Saturday, February 13, 2010

Mahamudra

Arjuni, oil on canvas, 18 x 18 inches, © 2010 Diane McGregor

"What is the Great Seal, the Mahamudra? Basically, it means that all of phenomena, all that is experienced by the mind, is the symbol of itself. There is no duality whatsoever between what you experience and who you are. There is no duality whatsoever between mind and its projections. There is no duality whatsoever between phenomena and appreciation. In all of reality there is no particular break. It is totally sealed and complete, altogether. There are no second thoughts. That is the Mahamudra.

"To the mind of a student, this is a terrifying prospect, and at the same time it opens the mind completely. It is terrifying in the sense that, on hearing these words, one begins to feel the quality of the mind itself. In other words, mind is seeing mind. If there is a residue of fear or struggle or egotism, the mind begins to move or shake. From that a quality of paranoia arises. That paranoia is this very mind, which we call nowness, or things as they are. And according to the Mahamudra, this mind has never been corrupted."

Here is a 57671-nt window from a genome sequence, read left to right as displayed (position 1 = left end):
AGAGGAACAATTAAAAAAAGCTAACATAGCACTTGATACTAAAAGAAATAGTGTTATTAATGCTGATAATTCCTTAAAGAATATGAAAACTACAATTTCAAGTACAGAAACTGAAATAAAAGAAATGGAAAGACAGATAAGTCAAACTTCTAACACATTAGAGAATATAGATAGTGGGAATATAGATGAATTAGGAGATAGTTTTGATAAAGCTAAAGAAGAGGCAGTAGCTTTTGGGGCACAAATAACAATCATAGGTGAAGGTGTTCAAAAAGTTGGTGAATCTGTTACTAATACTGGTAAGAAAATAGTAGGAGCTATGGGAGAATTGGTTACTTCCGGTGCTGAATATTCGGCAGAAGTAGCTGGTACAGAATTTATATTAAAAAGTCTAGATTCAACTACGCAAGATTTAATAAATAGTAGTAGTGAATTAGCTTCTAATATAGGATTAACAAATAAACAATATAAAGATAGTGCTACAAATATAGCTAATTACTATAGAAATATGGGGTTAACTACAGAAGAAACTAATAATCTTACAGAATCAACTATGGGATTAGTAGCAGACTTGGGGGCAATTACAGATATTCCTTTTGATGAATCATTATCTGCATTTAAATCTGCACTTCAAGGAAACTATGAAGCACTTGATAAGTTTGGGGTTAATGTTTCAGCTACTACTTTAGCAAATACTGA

--Vajra Regent Osel Tendzin, reprinted in Shambhala Sun, January 2010, page 96.

6 comments:

sukipoet said...

Interesting. I met Tendzin, think he might have come to our Dharma group or maybe it was in Boston or at Karma Choling. Not sure. I remember the story of how he died, and all the conflagration in the Sanga around the situation. Thanks for this reflection.

and your painting is just gorgeous.

Zappha said...

Another wonderful painting. And, the words are just what is needed as a reminder today. Thank you.

cathsheard said...

This is, as always, so interesting to look at. I just wish I could see the layers, and know the texture, up close and personal. I think there is so much to enjoy that a photo simply can't capture.

Removalist Melbourne said...

The image above looks very enchanting.

Insolvency advice said...

I love abstract paintings.

Chodpa said...

It's very nice the way he says 'begins to feel the quality of mind itself' .... it seems so very much like that .... it's not exactly feeling it, not exactly sensing it .... the teachings always say 'knowing' it ... it certainly isn't thinking it, or thinking about it ... but rather, directly resting in knowing the nature of mind, no nature .... thanks so much for sharing these teachings :-)